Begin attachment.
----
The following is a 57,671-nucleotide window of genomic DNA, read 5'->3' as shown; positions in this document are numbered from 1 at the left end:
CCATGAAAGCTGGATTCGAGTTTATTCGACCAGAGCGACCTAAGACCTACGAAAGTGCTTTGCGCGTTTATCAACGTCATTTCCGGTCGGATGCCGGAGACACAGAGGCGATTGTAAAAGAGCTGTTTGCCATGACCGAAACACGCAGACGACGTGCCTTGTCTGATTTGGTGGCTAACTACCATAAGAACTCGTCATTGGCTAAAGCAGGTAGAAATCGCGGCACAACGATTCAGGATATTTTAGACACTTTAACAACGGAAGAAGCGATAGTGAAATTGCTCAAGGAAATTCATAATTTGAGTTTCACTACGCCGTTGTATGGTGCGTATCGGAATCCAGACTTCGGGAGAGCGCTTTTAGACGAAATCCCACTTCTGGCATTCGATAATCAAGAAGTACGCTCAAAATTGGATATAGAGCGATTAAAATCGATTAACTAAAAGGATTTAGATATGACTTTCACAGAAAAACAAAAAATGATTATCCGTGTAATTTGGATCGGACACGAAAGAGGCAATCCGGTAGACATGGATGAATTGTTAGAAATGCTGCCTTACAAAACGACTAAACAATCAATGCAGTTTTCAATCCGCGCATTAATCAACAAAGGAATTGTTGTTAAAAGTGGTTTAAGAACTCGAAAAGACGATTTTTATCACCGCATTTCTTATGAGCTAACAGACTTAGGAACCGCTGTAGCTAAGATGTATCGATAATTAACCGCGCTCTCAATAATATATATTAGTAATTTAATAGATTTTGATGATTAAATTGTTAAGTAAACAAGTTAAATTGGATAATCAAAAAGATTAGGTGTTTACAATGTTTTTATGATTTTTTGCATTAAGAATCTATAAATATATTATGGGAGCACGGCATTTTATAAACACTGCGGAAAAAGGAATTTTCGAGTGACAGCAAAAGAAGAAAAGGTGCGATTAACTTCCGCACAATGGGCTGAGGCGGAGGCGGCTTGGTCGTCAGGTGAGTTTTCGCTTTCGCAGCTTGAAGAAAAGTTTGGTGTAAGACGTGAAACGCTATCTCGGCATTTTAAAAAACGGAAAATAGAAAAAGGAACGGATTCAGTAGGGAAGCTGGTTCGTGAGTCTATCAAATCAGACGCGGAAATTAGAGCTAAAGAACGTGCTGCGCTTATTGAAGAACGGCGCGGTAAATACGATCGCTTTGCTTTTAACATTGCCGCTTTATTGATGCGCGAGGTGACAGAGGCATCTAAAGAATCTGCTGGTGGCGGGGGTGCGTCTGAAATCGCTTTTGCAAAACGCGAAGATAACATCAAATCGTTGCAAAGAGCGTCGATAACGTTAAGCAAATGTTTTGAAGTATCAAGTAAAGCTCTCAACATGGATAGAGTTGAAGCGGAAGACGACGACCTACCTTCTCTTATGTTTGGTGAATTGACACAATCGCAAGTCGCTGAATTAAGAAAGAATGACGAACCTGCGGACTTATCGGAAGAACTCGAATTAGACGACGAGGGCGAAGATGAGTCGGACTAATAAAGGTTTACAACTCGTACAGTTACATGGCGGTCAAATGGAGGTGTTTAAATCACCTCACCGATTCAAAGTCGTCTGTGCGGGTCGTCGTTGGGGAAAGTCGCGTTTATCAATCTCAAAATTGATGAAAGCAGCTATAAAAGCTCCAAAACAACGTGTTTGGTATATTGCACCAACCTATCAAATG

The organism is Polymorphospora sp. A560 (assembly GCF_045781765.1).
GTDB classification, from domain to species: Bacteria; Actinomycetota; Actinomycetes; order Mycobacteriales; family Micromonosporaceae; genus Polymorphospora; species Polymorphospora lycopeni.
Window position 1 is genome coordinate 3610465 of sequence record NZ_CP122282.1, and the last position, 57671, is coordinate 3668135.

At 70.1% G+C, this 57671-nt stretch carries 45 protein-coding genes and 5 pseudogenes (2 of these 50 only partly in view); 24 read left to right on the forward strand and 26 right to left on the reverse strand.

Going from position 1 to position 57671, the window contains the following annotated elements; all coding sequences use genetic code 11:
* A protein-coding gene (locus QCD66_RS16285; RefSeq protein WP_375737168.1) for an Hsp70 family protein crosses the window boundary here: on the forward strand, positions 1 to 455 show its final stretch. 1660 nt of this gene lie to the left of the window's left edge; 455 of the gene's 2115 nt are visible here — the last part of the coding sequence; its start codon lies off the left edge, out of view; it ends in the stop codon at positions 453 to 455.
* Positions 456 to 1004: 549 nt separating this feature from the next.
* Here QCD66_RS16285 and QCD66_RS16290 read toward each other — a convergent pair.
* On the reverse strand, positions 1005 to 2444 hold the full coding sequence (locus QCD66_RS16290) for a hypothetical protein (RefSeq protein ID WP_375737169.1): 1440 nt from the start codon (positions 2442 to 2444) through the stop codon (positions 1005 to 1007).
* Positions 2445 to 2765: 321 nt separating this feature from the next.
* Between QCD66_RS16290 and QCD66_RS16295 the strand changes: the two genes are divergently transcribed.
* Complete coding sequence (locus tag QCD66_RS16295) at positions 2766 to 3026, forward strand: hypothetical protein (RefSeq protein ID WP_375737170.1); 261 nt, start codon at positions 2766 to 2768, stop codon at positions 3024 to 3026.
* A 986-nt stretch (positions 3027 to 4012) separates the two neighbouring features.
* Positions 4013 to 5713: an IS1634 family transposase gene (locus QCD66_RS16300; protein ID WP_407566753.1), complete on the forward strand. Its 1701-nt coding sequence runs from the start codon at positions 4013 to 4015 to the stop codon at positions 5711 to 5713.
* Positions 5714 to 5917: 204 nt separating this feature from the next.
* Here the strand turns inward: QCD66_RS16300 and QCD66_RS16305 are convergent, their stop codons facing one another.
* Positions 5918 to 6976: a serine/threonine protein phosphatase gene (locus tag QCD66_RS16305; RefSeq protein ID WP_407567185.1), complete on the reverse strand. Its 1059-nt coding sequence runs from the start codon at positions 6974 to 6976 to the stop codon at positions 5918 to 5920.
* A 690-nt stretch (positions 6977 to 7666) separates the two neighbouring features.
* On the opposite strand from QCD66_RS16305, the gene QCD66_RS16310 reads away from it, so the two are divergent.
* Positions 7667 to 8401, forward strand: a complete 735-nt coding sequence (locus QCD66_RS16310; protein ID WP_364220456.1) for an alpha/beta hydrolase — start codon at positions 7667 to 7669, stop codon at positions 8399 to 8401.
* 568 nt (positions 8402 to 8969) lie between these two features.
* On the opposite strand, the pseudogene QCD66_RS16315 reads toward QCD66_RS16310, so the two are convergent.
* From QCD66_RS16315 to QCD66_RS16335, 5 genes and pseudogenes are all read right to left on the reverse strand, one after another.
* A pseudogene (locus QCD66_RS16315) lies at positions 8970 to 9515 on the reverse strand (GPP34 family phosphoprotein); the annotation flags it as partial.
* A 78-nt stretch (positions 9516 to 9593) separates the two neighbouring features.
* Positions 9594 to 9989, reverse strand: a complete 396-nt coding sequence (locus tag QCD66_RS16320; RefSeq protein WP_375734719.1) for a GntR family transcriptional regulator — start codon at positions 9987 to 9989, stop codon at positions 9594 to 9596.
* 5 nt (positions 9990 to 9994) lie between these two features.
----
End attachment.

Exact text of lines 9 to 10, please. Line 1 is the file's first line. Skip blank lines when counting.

* Positions 456 to 1004: 549 nt separating this feature from the next.
* Here QCD66_RS16285 and QCD66_RS16290 read toward each other — a convergent pair.